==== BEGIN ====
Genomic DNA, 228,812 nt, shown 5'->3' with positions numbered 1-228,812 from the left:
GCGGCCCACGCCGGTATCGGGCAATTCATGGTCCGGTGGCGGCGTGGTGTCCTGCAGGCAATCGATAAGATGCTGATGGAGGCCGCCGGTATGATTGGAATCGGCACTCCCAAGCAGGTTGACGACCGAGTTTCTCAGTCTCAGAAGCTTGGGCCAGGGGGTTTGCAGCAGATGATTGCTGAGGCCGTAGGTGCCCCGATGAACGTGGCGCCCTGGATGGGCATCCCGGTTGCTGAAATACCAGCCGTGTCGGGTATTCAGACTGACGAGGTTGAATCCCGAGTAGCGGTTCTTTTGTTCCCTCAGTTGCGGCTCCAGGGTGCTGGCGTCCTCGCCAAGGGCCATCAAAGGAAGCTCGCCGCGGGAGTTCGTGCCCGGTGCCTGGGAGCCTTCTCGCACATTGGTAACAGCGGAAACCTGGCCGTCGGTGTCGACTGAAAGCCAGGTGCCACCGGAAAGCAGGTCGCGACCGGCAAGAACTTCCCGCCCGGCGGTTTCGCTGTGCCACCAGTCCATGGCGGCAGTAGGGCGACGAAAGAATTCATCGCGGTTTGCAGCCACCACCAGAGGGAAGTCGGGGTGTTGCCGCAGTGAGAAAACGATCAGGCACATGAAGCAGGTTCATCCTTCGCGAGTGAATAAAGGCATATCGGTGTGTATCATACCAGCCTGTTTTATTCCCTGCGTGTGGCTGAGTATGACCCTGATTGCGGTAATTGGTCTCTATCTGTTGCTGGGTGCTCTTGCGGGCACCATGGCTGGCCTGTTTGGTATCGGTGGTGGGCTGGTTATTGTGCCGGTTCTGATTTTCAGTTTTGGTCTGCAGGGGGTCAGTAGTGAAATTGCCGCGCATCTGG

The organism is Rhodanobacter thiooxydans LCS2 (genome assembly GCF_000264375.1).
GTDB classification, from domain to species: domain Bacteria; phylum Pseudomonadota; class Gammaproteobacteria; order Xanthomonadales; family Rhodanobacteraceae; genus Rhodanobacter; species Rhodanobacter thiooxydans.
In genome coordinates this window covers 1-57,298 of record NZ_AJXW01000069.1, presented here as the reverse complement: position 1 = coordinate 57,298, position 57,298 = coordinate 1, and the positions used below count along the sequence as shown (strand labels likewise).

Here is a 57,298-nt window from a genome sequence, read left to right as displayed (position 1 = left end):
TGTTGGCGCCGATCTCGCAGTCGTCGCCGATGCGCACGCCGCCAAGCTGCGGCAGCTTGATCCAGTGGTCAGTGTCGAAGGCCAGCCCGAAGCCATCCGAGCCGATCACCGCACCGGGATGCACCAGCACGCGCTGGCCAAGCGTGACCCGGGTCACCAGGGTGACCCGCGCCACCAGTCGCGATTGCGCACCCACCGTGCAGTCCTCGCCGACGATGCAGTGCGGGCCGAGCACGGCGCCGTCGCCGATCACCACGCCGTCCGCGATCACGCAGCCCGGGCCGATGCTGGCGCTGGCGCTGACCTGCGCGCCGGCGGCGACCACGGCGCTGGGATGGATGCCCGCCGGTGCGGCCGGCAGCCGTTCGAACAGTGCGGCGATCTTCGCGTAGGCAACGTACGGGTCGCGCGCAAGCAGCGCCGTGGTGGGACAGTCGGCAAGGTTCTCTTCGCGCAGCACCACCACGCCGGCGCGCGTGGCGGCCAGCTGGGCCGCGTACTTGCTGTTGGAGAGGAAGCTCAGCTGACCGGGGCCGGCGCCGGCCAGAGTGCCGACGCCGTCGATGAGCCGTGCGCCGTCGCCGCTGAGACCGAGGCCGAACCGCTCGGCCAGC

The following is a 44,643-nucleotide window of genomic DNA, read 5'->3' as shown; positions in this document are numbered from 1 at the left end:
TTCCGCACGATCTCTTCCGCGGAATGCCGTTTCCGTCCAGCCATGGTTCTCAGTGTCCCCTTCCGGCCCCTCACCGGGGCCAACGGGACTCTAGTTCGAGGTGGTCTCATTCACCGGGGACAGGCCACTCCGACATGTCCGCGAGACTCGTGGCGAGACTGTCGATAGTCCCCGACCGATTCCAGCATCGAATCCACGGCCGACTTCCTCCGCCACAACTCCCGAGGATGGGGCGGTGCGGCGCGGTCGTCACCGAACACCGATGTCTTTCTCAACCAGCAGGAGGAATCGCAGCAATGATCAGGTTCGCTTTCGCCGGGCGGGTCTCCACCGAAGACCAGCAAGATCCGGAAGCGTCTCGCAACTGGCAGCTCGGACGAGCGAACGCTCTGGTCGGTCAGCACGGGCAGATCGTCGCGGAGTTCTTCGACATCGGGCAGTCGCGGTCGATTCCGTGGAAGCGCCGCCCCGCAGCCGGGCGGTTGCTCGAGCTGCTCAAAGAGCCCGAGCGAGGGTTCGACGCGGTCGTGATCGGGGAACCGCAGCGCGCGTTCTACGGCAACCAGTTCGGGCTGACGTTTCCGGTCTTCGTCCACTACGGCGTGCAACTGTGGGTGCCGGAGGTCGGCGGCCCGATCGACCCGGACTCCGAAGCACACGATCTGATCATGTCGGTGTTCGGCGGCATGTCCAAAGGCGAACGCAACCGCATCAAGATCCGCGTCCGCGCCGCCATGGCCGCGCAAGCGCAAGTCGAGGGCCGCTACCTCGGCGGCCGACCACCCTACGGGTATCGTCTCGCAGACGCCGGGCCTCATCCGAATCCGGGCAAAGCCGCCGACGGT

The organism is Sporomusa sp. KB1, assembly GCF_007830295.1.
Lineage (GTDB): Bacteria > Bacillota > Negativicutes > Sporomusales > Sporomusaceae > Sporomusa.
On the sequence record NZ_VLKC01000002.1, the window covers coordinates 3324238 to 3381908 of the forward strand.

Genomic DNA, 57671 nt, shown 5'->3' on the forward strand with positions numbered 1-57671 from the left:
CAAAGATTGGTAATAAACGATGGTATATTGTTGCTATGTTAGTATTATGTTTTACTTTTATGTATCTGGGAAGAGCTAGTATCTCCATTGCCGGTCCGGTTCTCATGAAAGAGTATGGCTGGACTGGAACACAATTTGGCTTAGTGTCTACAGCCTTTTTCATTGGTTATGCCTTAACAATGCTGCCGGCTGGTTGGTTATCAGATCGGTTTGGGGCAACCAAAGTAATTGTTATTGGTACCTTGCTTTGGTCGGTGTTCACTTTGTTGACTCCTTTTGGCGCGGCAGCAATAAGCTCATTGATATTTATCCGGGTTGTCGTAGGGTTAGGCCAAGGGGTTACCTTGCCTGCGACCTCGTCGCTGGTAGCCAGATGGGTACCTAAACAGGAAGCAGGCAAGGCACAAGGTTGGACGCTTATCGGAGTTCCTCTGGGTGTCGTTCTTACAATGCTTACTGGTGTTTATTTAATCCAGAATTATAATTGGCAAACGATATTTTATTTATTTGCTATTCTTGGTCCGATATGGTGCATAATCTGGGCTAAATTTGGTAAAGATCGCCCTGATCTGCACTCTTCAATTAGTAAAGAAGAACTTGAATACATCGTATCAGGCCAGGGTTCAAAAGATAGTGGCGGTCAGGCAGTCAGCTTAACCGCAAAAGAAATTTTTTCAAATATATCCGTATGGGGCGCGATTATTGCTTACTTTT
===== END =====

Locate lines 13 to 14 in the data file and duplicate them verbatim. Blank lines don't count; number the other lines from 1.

Genomic DNA, 57671 nt, shown 5'->3' on the forward strand with positions numbered 1-57671 from the left:
CAAAGATTGGTAATAAACGATGGTATATTGTTGCTATGTTAGTATTATGTTTTACTTTTATGTATCTGGGAAGAGCTAGTATCTCCATTGCCGGTCCGGTTCTCATGAAAGAGTATGGCTGGACTGGAACACAATTTGGCTTAGTGTCTACAGCCTTTTTCATTGGTTATGCCTTAACAATGCTGCCGGCTGGTTGGTTATCAGATCGGTTTGGGGCAACCAAAGTAATTGTTATTGGTACCTTGCTTTGGTCGGTGTTCACTTTGTTGACTCCTTTTGGCGCGGCAGCAATAAGCTCATTGATATTTATCCGGGTTGTCGTAGGGTTAGGCCAAGGGGTTACCTTGCCTGCGACCTCGTCGCTGGTAGCCAGATGGGTACCTAAACAGGAAGCAGGCAAGGCACAAGGTTGGACGCTTATCGGAGTTCCTCTGGGTGTCGTTCTTACAATGCTTACTGGTGTTTATTTAATCCAGAATTATAATTGGCAAACGATATTTTATTTATTTGCTATTCTTGGTCCGATATGGTGCATAATCTGGGCTAAATTTGGTAAAGATCGCCCTGATCTGCACTCTTCAATTAGTAAAGAAGAACTTGAATACATCGTATCAGGCCAGGGTTCAAAAGATAGTGGCGGTCAGGCAGTCAGCTTAACCGCAAAAGAAATTTTTTCAAATATATCCGTATGGGGCGCGATTATTGCTTACTTTT